Madagascar, troubled vanilla island
The Indian Ocean island of Madagascar is the leading global producer of vanilla and blessed with a bountiful biodiversity, yet it remains one of the poorest countries in the world.
Fourth largest island
Stretching across 587,000 square kilometres (nearly 227,000 square miles), Madagascar is the world's fourth largest island, bigger than Spain or Thailand in size.
The island country lies just over 400 kilometres (250 miles) off the southeastern coast of Africa and is home to a population of nearly 25 million people (2016, World Bank), including 18 ethnic groups.
Madagascar is frequently exposed to extreme weather events, such as tropical storms, flooding and drought. One of the most powerful cyclones in recent years, Enawo, claimed nearly 80 lives on the island in March 2017.
While it is renowned for its luscious biodiversity, some of this is under threat including critically endangered lemurs, the rare and ruby-coloured rosewood, and various tortoises and turtles.
Wildlife smuggling and trafficking of its abundant natural wealth remains a national concern.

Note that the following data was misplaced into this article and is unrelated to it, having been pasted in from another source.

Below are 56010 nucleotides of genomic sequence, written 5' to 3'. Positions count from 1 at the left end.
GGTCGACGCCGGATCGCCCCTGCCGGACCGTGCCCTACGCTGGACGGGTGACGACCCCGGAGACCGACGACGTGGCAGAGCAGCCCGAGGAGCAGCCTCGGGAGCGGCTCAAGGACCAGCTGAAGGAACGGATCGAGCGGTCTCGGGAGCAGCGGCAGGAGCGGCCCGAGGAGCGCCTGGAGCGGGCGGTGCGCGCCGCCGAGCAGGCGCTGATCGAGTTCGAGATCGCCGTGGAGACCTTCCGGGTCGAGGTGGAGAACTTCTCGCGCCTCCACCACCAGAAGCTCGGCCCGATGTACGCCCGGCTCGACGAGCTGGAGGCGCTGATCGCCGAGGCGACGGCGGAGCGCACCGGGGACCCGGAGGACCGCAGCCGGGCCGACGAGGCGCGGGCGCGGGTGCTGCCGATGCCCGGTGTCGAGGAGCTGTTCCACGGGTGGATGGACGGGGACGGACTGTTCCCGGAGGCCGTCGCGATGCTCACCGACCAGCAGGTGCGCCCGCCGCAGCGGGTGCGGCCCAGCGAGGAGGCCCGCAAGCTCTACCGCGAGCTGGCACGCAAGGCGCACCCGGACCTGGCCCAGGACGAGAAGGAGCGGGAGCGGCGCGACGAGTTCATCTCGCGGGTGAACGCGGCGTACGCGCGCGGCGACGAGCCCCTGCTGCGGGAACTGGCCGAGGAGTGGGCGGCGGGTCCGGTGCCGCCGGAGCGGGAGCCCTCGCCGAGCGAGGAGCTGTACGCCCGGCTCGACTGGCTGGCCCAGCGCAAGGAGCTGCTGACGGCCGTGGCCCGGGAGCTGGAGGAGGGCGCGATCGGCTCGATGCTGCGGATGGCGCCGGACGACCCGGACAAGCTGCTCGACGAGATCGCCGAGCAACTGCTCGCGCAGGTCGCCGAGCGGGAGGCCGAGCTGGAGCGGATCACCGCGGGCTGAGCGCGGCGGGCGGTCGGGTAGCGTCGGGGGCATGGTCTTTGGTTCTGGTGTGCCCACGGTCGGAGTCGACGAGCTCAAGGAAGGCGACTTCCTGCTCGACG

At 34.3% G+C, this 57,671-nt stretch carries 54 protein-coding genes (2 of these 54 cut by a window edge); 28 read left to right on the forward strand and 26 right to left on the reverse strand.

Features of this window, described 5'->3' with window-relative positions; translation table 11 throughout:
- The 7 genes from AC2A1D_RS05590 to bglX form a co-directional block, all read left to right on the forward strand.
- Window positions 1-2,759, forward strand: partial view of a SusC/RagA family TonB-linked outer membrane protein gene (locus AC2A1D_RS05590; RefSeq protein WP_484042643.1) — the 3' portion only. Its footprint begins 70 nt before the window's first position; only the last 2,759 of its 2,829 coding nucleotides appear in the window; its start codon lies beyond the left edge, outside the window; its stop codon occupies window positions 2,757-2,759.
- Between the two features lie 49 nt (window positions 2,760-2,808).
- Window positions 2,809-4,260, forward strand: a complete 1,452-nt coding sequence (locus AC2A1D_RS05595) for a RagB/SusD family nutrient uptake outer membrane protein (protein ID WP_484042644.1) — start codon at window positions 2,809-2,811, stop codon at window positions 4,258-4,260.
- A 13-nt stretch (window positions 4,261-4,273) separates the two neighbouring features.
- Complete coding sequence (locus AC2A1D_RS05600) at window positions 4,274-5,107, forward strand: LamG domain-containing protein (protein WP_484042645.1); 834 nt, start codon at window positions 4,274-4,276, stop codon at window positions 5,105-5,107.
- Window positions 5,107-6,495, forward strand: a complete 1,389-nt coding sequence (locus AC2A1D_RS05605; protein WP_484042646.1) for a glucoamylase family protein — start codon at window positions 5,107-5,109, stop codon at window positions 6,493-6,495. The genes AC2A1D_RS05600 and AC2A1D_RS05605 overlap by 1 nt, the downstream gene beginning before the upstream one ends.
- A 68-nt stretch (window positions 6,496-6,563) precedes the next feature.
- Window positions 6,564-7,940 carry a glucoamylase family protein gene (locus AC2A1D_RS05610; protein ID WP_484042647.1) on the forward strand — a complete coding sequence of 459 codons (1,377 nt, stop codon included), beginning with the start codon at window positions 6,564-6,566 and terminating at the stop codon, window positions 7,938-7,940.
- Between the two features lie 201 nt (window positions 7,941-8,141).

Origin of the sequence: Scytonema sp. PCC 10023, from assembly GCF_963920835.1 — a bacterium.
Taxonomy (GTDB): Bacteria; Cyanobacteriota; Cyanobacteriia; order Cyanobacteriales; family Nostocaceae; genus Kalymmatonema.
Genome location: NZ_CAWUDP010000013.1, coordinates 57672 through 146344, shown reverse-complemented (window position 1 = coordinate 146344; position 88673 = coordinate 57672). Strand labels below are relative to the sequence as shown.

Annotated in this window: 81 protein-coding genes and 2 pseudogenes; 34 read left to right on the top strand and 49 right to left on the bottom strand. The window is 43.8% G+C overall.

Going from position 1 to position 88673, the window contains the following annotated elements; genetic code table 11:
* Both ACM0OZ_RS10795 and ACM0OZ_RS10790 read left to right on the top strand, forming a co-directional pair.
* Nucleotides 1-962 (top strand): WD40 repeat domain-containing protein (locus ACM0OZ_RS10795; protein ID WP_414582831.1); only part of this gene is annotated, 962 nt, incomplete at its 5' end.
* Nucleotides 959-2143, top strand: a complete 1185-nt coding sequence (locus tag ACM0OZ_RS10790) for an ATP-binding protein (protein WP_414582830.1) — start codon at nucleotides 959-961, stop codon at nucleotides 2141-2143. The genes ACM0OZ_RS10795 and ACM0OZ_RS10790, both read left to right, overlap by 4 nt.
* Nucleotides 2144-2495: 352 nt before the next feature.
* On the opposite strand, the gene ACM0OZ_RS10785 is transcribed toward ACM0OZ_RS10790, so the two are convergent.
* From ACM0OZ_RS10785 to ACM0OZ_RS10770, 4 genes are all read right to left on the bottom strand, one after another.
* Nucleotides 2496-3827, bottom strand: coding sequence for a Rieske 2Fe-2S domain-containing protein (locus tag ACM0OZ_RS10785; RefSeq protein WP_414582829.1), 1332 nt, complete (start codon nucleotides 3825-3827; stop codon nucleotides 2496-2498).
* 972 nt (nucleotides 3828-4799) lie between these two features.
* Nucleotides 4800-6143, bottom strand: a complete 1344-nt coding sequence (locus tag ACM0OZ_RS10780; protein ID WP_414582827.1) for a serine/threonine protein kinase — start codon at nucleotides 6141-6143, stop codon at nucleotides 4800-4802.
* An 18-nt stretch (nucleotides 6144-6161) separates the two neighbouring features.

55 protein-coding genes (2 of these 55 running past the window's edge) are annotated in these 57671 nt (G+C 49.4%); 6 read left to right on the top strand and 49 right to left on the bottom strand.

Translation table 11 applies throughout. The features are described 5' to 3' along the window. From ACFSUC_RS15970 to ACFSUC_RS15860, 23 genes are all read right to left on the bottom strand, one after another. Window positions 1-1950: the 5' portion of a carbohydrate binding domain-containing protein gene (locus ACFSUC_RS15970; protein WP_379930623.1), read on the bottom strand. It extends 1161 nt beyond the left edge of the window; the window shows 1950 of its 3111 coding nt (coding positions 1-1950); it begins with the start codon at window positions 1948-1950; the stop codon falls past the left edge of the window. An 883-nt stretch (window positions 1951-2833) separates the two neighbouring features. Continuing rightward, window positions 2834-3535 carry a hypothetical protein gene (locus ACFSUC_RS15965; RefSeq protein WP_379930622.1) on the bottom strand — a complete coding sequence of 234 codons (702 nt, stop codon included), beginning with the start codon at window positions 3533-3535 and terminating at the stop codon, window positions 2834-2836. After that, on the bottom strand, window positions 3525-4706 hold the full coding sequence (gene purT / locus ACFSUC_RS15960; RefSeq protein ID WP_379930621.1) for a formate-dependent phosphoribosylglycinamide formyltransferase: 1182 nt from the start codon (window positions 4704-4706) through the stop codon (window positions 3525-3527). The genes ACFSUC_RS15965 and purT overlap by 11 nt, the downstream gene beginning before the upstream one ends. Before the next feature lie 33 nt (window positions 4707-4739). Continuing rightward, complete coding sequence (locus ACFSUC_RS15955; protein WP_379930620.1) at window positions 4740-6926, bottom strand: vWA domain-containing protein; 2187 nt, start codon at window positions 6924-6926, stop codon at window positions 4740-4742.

The former French colony, which gained independence in 1960, has been mired in political division and upheaval for decades.
A disputed 2001 presidential election led to violent clashes that ended with Marc Ravalomanana, the mayor of the capital, taking power.
Ravalomanana was toppled in 2009 by another Antananarivo mayor, Andry Rajoelina, in an army-backed coup.
But Rajoelina was disqualified as a candidate in 2013 elections for his links to the country's troubled past, as were Ravalomanana's wife and Ratsiraka.
Protests erupted again in April 2018 over claims that laws ahead of the presidential vote would see certain candidates barred.
After weeks of unrest and calls for him to quit, President Hery Rajaonarimampianina was forced to replace his government with a "consensus" administration in June 2018.
Vanilla, sapphires, malnutrition
Heavily reliant on international aid, Madagascar has since 2016 registered annual growth of more than four percent, the World Bank says.
But most people have not benefited from the improved economic situation with 76 percent living in extreme poverty.
The country supplies about 80 percent of global vanilla bean stocks and is also one of the world's leading producers of sapphires.
Its agriculture sector, the main source of income for most people, is vulnerable to its regular natural disasters. Rice production, for example, fell by about 20 percent from 2016 which led to unbearable price hikes, according to the World Bank.
Madagascar has the sixth highest rate of malnutrition in the world, with nearly half of all Malagasy children under the age of five suffering from chronic malnutrition according to Unicef.
The impoverished nation has among the highest global levels of illiterate children.
Only about 13 percent of its population has access to electricity.
Sources: AFP, Unicef, World Bank